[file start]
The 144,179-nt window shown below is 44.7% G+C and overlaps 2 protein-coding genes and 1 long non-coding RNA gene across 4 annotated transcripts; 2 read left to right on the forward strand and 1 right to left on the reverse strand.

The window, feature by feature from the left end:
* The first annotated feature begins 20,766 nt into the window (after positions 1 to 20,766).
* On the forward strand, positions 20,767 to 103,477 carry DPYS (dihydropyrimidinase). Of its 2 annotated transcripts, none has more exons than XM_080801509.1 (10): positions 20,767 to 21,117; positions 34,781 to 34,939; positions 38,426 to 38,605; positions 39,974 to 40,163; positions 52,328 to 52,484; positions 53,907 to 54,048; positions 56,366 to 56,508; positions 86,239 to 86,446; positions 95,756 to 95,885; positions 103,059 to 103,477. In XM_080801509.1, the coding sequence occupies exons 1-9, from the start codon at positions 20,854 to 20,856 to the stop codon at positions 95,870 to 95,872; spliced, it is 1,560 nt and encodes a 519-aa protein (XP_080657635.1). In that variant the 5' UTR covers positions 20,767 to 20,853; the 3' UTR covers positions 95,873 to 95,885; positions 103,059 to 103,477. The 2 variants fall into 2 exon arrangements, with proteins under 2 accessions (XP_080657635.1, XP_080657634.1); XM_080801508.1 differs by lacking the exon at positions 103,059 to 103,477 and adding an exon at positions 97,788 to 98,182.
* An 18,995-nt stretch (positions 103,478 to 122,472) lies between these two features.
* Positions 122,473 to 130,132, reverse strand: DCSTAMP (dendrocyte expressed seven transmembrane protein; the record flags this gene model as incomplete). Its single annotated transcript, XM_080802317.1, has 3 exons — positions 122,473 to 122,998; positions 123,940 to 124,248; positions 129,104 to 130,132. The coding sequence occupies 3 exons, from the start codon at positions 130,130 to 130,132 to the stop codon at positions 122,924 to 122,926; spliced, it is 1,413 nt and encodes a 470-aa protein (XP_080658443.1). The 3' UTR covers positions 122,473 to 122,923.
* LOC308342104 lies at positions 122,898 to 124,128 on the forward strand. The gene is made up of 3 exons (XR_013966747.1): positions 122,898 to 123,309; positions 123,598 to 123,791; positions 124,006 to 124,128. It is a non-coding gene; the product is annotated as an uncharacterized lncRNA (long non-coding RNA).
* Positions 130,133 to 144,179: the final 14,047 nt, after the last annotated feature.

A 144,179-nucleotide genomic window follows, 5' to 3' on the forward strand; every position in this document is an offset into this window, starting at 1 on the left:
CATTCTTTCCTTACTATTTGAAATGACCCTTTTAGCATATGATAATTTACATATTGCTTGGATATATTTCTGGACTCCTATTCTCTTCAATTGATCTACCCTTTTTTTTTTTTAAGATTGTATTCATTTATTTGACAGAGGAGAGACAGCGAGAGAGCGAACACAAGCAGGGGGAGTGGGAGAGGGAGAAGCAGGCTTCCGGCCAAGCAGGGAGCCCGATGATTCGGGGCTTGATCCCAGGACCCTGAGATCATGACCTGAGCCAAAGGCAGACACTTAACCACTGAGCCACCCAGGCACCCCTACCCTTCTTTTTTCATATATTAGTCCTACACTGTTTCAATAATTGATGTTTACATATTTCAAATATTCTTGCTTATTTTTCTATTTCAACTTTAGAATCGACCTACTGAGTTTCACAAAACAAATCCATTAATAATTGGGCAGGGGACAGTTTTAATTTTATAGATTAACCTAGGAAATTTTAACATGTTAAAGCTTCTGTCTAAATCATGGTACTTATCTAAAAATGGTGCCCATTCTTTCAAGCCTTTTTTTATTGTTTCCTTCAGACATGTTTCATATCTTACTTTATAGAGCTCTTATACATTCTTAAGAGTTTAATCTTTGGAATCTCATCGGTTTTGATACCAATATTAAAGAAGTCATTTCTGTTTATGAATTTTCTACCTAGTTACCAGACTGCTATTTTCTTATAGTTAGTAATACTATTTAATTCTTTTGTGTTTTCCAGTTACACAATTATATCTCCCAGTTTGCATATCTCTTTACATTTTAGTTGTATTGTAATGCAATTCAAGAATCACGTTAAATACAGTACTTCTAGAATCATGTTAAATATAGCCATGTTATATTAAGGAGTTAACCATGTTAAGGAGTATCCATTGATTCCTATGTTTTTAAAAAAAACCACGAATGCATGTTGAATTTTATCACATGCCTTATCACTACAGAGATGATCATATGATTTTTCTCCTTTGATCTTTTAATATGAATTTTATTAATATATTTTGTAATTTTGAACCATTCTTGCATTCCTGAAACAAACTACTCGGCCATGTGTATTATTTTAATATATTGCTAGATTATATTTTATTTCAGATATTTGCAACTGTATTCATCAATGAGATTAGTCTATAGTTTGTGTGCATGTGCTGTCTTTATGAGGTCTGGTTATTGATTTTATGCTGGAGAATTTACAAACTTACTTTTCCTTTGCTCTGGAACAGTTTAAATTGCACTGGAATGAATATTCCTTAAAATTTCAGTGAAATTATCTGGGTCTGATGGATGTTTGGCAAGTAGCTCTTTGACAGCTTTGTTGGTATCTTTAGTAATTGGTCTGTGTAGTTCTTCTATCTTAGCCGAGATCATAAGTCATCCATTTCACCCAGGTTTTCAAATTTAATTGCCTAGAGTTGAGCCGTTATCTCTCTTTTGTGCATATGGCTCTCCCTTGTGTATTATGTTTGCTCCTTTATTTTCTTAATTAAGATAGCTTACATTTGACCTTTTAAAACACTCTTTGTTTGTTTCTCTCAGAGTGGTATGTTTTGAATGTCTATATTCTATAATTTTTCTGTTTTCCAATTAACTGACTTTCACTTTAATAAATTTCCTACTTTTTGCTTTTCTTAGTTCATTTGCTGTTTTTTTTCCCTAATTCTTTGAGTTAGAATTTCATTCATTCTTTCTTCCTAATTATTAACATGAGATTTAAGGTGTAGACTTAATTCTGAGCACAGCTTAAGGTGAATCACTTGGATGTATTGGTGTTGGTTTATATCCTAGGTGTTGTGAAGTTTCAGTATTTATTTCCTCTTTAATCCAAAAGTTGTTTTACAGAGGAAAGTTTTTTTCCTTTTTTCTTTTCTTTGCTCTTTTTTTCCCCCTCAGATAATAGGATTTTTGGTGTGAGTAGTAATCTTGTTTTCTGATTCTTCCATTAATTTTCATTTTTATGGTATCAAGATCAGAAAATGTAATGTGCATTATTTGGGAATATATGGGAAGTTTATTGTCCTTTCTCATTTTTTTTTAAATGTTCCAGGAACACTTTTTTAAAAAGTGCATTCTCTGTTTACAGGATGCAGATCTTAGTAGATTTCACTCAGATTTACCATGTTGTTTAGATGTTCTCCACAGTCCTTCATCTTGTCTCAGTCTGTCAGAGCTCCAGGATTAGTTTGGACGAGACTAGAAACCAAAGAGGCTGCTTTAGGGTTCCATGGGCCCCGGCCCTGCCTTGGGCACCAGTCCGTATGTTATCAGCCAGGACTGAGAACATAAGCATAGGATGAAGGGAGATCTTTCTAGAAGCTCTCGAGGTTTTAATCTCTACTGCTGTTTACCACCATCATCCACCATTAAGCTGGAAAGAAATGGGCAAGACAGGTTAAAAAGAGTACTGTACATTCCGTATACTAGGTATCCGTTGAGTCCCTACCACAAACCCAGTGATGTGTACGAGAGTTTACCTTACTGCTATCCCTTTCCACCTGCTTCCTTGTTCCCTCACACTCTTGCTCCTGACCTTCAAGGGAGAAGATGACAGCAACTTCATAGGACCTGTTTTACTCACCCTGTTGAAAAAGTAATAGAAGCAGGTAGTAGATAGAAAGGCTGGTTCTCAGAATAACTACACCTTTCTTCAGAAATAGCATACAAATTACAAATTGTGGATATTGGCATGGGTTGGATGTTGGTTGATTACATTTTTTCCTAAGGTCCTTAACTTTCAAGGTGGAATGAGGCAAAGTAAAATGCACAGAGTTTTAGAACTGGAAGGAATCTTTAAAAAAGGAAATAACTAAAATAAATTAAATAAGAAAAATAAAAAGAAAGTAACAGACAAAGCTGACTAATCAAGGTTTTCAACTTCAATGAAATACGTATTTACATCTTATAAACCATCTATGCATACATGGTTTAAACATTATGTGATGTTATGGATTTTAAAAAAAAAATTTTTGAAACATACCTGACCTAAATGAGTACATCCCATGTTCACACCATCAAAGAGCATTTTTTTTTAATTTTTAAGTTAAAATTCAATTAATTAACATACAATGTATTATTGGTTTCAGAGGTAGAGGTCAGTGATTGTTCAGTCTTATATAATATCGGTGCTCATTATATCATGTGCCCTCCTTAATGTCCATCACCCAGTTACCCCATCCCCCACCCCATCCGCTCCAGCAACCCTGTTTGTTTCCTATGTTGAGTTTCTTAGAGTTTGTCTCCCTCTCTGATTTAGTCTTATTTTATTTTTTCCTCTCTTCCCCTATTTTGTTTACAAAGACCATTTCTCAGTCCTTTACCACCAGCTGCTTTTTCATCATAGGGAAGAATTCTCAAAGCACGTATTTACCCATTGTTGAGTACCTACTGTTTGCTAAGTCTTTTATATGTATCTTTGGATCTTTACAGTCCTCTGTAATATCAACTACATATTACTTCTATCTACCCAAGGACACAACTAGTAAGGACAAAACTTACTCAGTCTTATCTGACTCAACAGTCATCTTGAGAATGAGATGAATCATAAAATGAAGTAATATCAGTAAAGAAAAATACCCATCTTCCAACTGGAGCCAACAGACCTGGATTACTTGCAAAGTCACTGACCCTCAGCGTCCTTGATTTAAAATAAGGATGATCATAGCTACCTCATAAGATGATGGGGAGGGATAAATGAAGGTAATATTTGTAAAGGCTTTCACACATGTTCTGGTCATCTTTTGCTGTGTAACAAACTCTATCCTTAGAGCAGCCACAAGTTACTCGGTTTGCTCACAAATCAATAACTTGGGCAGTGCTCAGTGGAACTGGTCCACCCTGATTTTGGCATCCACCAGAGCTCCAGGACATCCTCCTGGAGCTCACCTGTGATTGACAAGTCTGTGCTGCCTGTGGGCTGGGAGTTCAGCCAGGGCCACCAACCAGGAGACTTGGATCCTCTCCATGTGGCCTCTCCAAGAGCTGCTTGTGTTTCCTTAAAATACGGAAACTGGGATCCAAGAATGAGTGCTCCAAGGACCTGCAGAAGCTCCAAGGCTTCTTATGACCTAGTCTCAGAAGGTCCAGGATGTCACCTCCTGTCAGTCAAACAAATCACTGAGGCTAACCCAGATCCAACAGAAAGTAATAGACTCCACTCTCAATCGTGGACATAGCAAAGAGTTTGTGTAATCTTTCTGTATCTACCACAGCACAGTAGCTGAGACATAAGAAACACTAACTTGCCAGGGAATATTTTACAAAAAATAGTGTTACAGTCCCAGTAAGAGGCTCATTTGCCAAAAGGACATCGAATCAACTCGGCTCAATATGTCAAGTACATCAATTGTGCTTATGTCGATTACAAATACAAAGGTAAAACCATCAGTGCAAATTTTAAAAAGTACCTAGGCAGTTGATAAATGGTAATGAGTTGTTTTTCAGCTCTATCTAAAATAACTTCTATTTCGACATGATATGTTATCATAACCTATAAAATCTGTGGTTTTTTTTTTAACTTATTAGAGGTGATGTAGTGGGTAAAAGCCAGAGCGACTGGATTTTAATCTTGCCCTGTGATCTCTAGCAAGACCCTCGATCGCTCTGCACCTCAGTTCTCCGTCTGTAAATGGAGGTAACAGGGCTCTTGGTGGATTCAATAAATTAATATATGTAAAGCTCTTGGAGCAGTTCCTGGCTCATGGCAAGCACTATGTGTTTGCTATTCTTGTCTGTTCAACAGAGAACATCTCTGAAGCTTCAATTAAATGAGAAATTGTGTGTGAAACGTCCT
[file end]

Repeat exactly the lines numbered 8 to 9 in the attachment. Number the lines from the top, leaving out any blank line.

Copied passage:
* Positions 130,133 to 144,179: the final 14,047 nt, after the last annotated feature.

A 144,179-nucleotide genomic window follows, 5' to 3' on the forward strand; every position in this document is an offset into this window, starting at 1 on the left: